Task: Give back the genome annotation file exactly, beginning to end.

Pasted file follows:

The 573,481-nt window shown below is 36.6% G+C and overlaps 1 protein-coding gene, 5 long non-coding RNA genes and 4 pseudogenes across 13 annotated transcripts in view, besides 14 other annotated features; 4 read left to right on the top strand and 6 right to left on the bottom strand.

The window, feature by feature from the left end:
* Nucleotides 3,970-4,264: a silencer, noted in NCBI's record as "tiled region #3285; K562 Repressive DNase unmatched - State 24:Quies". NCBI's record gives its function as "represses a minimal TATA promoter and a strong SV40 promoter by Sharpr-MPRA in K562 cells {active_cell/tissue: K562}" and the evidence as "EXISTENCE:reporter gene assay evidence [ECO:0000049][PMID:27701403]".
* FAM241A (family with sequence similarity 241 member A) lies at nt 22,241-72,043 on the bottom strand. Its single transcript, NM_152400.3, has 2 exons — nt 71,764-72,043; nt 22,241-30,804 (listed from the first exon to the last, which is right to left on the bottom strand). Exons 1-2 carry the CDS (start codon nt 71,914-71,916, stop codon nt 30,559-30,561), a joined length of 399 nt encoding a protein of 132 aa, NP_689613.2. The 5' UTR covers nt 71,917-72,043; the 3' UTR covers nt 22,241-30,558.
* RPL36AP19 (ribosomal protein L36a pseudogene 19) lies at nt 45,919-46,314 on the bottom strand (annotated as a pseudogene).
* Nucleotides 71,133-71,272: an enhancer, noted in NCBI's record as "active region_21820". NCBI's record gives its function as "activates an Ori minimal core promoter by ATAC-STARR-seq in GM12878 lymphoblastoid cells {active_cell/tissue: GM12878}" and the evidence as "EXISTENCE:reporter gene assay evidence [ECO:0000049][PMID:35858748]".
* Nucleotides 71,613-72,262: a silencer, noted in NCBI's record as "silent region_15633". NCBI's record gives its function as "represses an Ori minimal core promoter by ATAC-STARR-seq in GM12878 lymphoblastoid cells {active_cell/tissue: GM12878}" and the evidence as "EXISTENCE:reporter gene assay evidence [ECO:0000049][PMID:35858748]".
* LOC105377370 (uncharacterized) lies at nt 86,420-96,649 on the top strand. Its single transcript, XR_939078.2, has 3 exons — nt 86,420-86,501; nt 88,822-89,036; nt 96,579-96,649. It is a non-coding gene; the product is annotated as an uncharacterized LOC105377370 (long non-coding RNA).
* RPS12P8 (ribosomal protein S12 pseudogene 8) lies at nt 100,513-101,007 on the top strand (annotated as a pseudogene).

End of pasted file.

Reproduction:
The 573,481-nt window shown below is 36.6% G+C and overlaps 1 protein-coding gene, 5 long non-coding RNA genes and 4 pseudogenes across 13 annotated transcripts in view, besides 14 other annotated features; 4 read left to right on the top strand and 6 right to left on the bottom strand.

The window, feature by feature from the left end:
* Nucleotides 3,970-4,264: a silencer, noted in NCBI's record as "tiled region #3285; K562 Repressive DNase unmatched - State 24:Quies". NCBI's record gives its function as "represses a minimal TATA promoter and a strong SV40 promoter by Sharpr-MPRA in K562 cells {active_cell/tissue: K562}" and the evidence as "EXISTENCE:reporter gene assay evidence [ECO:0000049][PMID:27701403]".
* FAM241A (family with sequence similarity 241 member A) lies at nt 22,241-72,043 on the bottom strand. Its single transcript, NM_152400.3, has 2 exons — nt 71,764-72,043; nt 22,241-30,804 (listed from the first exon to the last, which is right to left on the bottom strand). Exons 1-2 carry the CDS (start codon nt 71,914-71,916, stop codon nt 30,559-30,561), a joined length of 399 nt encoding a protein of 132 aa, NP_689613.2. The 5' UTR covers nt 71,917-72,043; the 3' UTR covers nt 22,241-30,558.
* RPL36AP19 (ribosomal protein L36a pseudogene 19) lies at nt 45,919-46,314 on the bottom strand (annotated as a pseudogene).
* Nucleotides 71,133-71,272: an enhancer, noted in NCBI's record as "active region_21820". NCBI's record gives its function as "activates an Ori minimal core promoter by ATAC-STARR-seq in GM12878 lymphoblastoid cells {active_cell/tissue: GM12878}" and the evidence as "EXISTENCE:reporter gene assay evidence [ECO:0000049][PMID:35858748]".
* Nucleotides 71,613-72,262: a silencer, noted in NCBI's record as "silent region_15633". NCBI's record gives its function as "represses an Ori minimal core promoter by ATAC-STARR-seq in GM12878 lymphoblastoid cells {active_cell/tissue: GM12878}" and the evidence as "EXISTENCE:reporter gene assay evidence [ECO:0000049][PMID:35858748]".
* LOC105377370 (uncharacterized) lies at nt 86,420-96,649 on the top strand. Its single transcript, XR_939078.2, has 3 exons — nt 86,420-86,501; nt 88,822-89,036; nt 96,579-96,649. It is a non-coding gene; the product is annotated as an uncharacterized LOC105377370 (long non-coding RNA).
* RPS12P8 (ribosomal protein S12 pseudogene 8) lies at nt 100,513-101,007 on the top strand (annotated as a pseudogene).